Ukraine President Viktor Yanukovych defiant amid turmoil


Matthew Price compares life inside the "protest zone" in Kiev with the rest of the city, where life continues as normal

Ukrainian President Viktor Yanukovych has insisted that he and his government are doing all they can to solve the crisis in the country.

But the political opposition continued to "inflame" the situation, he added.

The statement was issued in Ukrainian on the presidential website after weeks of often-violent anti-government protests in Kiev and other cities led to a series of government concessions.

It followed an announcement that Mr Yanukovych, 63, was on sick leave.

At the scene

On the streets of Kiev, there's little sympathy for a president with a bad cold.

Protesters seem more concerned with how to force Viktor Yanukovych from power than wishing him a speedy recovery.

They are unimpressed by the concessions which the president claims to have made this week. Ukraine's parliament has repealed controversial anti-protest laws. But, so far, President Yanukovych has yet to sign off on that.

Protesters are underwhelmed, too, by the amnesty for arrested activists passed by the parliament late last night. Opposition leaders have denounced the terms as "unacceptable".

For now, it feels like a stalemate. The protesters remain deeply suspicious of the authorities and determined to stay on the streets.

The presidential website said he had a respiratory illness and a high fever.

The protests began in November after President Yanukovych reversed a decision to sign a trade deal with the European Union, instead favouring a bailout deal with Russia to underpin Ukraine's ailing economy.

Anti-government protesters demanding the president's resignation are still occupying government buildings and manning barricades in freezing temperatures in the centre of the capital.

The past week has seen President Yanukovych accept the resignation of Prime Minister Mykola Azarov and his cabinet, and offer senior jobs to the opposition - offers that were rejected.

The country's parliament has also voted to annul a recently enacted law restricting protests - which appeared to be inflaming the situation - and passed a law giving amnesty to detained protesters, under the condition that occupied buildings were vacated.

"We have fulfilled all the obligations which the authorities took on themselves," President Yanukovych said in the statement.

Protesters in Ukraine insist the president must resign

"However, the opposition continues to inflame the situation calling on people to stand in the cold for the sake of the political ambitions of a few leaders. I think this is wrong."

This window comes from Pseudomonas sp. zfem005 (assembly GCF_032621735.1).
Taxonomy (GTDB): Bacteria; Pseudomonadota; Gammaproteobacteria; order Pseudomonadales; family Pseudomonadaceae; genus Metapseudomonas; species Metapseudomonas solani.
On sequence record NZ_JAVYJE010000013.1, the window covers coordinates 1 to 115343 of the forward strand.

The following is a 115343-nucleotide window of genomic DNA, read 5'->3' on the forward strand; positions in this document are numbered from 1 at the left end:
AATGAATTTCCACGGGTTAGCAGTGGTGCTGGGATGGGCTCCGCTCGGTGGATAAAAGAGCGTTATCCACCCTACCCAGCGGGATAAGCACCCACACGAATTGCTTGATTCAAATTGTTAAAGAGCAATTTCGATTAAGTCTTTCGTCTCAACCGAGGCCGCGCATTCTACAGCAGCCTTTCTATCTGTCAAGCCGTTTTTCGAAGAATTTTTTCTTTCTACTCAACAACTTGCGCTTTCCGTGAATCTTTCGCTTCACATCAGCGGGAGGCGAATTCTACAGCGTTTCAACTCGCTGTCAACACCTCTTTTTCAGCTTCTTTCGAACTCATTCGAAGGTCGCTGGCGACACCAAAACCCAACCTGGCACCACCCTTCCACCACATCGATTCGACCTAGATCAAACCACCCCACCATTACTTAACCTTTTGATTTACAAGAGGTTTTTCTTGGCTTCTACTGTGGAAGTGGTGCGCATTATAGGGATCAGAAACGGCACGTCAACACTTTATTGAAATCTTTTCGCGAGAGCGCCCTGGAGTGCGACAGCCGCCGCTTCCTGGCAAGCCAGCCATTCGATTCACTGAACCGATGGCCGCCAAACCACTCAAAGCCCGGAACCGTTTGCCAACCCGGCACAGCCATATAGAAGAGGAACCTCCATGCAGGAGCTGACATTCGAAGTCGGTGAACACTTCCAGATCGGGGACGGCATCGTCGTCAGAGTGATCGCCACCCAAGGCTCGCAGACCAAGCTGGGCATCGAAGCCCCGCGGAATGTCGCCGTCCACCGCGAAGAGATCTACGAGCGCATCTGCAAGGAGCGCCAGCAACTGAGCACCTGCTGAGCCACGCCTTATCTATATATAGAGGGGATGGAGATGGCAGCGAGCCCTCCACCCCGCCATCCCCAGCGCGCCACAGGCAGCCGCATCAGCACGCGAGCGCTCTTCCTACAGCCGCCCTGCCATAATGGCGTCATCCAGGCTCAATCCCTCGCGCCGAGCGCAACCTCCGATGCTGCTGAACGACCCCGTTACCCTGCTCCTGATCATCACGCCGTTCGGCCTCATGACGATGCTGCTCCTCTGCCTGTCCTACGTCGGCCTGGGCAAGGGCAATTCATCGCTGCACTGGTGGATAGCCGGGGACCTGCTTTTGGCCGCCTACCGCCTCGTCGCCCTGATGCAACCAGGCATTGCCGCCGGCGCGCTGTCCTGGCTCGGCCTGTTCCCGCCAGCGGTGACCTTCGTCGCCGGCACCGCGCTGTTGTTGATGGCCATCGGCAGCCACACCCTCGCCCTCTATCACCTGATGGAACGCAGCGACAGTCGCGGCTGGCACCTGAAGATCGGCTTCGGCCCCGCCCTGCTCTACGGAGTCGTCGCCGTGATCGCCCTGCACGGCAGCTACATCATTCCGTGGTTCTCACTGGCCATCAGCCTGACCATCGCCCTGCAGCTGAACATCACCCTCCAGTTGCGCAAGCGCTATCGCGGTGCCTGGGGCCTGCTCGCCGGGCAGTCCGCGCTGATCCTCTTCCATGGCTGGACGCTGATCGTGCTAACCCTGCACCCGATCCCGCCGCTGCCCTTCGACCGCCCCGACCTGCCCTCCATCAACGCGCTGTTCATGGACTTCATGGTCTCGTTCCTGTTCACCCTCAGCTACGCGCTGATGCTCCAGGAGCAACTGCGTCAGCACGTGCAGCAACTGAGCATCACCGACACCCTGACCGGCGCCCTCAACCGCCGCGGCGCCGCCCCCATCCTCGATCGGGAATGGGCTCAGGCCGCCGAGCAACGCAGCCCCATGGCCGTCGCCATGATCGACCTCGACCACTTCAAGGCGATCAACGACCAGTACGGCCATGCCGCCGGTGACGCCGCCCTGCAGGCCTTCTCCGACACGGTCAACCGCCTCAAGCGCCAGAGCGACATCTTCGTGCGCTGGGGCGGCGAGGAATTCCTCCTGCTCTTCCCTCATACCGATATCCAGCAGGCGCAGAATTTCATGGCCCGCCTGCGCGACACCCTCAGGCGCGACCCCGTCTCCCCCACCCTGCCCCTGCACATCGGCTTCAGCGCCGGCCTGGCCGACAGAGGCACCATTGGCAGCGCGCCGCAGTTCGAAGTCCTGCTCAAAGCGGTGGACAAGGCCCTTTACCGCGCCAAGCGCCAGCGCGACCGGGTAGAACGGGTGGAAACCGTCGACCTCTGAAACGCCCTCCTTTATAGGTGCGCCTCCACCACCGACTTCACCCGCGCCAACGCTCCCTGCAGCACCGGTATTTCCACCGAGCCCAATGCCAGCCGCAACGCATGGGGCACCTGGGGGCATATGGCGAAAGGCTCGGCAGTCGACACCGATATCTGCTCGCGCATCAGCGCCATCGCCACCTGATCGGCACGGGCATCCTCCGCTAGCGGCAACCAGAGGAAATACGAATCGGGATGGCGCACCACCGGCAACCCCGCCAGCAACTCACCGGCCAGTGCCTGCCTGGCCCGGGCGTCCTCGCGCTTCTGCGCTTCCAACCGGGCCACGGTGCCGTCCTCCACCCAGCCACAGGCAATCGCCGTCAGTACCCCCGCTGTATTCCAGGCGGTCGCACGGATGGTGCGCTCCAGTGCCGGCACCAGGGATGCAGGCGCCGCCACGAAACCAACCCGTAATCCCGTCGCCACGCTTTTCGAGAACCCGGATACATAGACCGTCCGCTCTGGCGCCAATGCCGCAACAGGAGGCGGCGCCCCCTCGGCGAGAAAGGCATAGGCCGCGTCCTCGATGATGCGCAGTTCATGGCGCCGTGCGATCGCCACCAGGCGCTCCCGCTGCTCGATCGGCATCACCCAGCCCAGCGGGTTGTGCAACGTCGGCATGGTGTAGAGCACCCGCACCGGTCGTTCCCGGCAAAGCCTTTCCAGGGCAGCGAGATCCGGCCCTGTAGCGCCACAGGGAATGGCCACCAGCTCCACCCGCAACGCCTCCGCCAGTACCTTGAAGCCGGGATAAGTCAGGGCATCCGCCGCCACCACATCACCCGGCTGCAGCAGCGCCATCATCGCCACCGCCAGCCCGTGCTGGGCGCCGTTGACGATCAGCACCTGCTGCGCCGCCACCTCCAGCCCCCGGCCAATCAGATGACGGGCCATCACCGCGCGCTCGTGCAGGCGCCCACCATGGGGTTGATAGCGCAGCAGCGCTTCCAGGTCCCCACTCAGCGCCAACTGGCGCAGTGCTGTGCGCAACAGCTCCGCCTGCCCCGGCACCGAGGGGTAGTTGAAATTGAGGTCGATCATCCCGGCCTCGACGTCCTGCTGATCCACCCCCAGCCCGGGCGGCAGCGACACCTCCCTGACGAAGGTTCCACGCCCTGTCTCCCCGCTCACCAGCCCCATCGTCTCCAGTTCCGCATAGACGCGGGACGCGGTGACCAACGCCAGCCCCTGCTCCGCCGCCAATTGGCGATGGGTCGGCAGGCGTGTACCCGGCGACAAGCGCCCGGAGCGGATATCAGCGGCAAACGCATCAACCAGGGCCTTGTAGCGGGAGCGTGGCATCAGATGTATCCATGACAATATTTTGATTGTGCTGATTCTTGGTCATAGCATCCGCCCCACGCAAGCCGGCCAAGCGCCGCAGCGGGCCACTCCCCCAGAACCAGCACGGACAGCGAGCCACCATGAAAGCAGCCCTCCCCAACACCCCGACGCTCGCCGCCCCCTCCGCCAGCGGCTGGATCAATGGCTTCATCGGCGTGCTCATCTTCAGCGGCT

He added that the opposition was making "ill-considered and irresponsible announcements, thinking about their own ratings more than the life and health of people".

However, striking a more conciliatory note, he added: "From my side, I will show more understanding to the demands and ambitions of people, taking into account the mistakes that authorities always make... I think that we can together return the life of Ukraine and its people to peace."

Protesters have been on the streets in freezing conditions for months Protesters have been on the streets in freezing conditions for months
An opposition protester smokes a cigarette as he warms himself near a fire in the centre of Kiev on January 30, 2014 They want closer ties with the European Union rather than with neighbouring Russia
A protester looks through binoculars at riot police as he guards the barricades in Kiev, Ukraine, Thursday, Jan. 30, 2014 Lining up against them are the riot police, and violent clashes have left several dead in recent weeks
Ukrainian President Viktor Yanukovych President Yanukovych remains under pressure despite making concessions to the opposition

Some opposition figures expressed scepticism about Mr Yanukovych's reported illness, saying he might be trying to buy time after being forced into concessions in an attempt to calm unrest on the streets.

The BBC's Steve Rosenberg in Kiev explains why Ukraine has such strong ties with Russia

"This smacks of a diplomatic illness," Rostislav Pavlenko, a member of boxer-turned-politician Vitaly Klitschko's Udar (Punch) party, told Reuters news agency.

Ukraine unrest - key dates

21 Nov 2013: Ukraine announces it will not sign a deal aimed at strengthening ties with the EU

30 Nov: Riot police detain dozens of anti-government protesters in a violent crackdown in Kiev

17 Dec: Russia agrees to buy $15bn of Ukrainian government bonds and slash the price of gas it sells to the country

16 Jan 2014: Parliament passes law restricting the right to protest

22 Jan: Two protesters die from bullet wounds during clashes with police in Kiev; protests spread across many cities